On this misty Saturday evening, a small crowd of about thirty on-lookers had gathered for the ballet. Promptly at 7:00, Odetta gallery director Ellen Hackl Fagan introduced the concept behind the ballet and invited guests to linger afterwards and admire Ramsey’s work.
Quickly, three dancers — Kara Chan, Tiffany Mangulabman, and Isabella Szylinska —appeared from the far back of the gallery. Dressed in simple gray and black outfits, they presented a monochromatic contrast to Ramsey’s color palette.
Though each performed quick solo movements, the three dancers intertwined and interacted with one another throughout most of the brief performance. Alternating between elongation and contraction, their bodies took on the shapes that Ramsey had constructed, the lines in the choreography echoing the folds in the painted strips of ribbon that tumble, unfurl, and fall through space.
Speaking after the ballet, Norte Maar director Jason Andrew explained more about the relationship between Ramsey and Gleich. The two artists exchanged images and notes throughout the process, and Gleich choreographed the ballet to suit Ramsey’s existing body of work and artistic sensibilities. Andrew also described Ramsey’s color sensibility as neither opaque nor subdued. In fact, her choices are highly technical and digital.
As Ramsey described it, she selected her colors systematically, rather than impressionistically, undertaking her process with precision and intent. It was clear that she viewed the installation in concrete, not emotional, terms. The tagline on her business card reads, “an idiosyncratic engagement with rule-based systems to make art.”
Ramsey began by returning to the same hiking trail over the four seasons. She took 18 photos on each hike, one photo for every 100 steps. After a year, she compiled the photos and chose one color from each photograph—either the most unique color, or the most ubiquitous.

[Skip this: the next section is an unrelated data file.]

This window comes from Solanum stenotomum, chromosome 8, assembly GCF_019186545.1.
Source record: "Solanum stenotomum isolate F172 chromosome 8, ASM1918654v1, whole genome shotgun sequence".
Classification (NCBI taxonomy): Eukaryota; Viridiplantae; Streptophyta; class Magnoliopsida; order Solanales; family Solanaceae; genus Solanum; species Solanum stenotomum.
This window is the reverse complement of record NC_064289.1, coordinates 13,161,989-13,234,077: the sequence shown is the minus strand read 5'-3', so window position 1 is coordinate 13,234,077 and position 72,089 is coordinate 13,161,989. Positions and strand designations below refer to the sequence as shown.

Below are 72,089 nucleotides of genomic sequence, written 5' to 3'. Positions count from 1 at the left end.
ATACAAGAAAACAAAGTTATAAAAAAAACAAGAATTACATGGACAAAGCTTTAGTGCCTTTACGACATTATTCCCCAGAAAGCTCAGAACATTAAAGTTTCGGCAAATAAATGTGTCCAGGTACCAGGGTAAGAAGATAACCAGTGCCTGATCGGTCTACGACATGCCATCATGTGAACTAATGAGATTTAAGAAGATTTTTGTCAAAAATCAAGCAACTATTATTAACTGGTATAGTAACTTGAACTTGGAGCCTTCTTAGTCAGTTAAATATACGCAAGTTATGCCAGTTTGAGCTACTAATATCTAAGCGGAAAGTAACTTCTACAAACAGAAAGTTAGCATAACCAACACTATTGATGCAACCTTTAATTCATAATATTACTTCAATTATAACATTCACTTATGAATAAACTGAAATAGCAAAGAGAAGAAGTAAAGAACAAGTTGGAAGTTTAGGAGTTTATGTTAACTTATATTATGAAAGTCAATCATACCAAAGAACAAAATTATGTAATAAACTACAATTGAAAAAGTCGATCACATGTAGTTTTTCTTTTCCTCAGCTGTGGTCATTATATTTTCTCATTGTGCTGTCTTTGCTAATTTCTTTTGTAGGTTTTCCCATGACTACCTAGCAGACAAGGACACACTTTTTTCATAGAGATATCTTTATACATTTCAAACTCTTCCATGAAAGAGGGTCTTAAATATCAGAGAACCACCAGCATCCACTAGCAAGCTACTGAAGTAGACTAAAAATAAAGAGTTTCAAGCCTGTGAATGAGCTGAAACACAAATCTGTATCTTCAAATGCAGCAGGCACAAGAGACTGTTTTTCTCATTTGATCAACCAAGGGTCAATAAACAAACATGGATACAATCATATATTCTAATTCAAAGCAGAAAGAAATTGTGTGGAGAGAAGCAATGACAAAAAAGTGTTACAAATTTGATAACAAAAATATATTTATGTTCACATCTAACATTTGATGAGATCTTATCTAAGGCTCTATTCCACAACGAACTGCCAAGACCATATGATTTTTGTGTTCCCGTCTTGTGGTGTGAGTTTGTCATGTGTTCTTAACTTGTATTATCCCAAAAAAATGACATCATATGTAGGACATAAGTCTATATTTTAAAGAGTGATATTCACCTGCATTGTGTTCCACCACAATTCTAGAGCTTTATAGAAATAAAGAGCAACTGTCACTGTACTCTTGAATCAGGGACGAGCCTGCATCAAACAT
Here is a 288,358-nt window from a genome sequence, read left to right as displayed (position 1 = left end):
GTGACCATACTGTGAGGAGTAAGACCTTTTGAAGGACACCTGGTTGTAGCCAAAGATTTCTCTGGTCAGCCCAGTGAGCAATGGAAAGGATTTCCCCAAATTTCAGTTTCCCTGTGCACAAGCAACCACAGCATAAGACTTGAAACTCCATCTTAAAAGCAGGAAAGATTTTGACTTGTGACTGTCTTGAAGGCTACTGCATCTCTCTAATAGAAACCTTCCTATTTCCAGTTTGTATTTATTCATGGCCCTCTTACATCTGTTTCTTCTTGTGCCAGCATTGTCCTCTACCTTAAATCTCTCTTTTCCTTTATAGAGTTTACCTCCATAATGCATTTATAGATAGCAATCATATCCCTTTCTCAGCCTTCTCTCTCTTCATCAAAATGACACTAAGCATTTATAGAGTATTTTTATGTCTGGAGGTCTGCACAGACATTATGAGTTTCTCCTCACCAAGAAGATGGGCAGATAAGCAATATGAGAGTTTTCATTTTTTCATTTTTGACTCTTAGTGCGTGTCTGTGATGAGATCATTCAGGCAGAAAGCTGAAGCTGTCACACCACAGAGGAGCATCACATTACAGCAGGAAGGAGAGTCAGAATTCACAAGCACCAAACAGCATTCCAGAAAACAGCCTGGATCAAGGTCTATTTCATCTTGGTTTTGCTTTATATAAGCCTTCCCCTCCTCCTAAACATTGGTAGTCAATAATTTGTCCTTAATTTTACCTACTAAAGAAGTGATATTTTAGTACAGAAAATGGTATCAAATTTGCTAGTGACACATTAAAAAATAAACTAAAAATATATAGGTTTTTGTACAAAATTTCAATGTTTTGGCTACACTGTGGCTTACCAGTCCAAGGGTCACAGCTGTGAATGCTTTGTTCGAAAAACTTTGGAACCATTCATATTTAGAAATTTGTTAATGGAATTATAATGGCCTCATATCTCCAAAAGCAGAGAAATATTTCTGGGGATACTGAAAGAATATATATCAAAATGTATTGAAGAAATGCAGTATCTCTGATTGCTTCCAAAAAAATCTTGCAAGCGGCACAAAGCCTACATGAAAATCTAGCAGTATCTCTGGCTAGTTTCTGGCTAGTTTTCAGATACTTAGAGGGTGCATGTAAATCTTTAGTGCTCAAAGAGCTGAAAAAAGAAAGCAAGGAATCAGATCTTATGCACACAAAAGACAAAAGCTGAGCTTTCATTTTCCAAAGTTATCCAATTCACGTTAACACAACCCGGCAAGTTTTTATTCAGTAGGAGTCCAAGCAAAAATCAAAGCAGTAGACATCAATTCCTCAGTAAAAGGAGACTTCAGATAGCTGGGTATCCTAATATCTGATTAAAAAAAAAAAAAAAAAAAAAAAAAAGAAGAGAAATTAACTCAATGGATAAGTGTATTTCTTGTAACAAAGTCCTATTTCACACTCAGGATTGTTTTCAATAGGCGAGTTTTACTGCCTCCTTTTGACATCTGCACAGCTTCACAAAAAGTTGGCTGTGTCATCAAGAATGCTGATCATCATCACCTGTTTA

Ramsey ran those selected colors through a translation program that outputs a paint formula. Once she had the color metrics, she began to paint her ribbons and arrange them in order of the seasons. Accordingly, from left to right in the gallery, the blocks are arranged as spring, summer, fall, and winter.
When asked why she chose to elevate summer in the vertical ribbon column, rather than leave it on the low level like the other seasons, Ramsey said it was purely a design choice to add visual interest. While viewers might be tempted to think of summer as ascendant or supreme, it seems Ramsey does not place such value judgments.
Ramsey’s process is certainly unusual and intriguing. But, since her technical process was obscured from the viewer, the intention and painstaking detail in the piece was lost in translation. The ballet did illuminate the physical attributes of “Hue[s]pace,” but it was unable to convey her rigid methodology.
In that sense, the dancers lifted up the visual art, bringing movement and life into an otherwise calculated endeavor. Similarly, Ramsey’s precision fits with ballet’s control of the body and emphasis on clean lines. This joint presentation masked the particularities of each discipline, lending grace and an appearance of effortlessness to both works. [check out a video here!]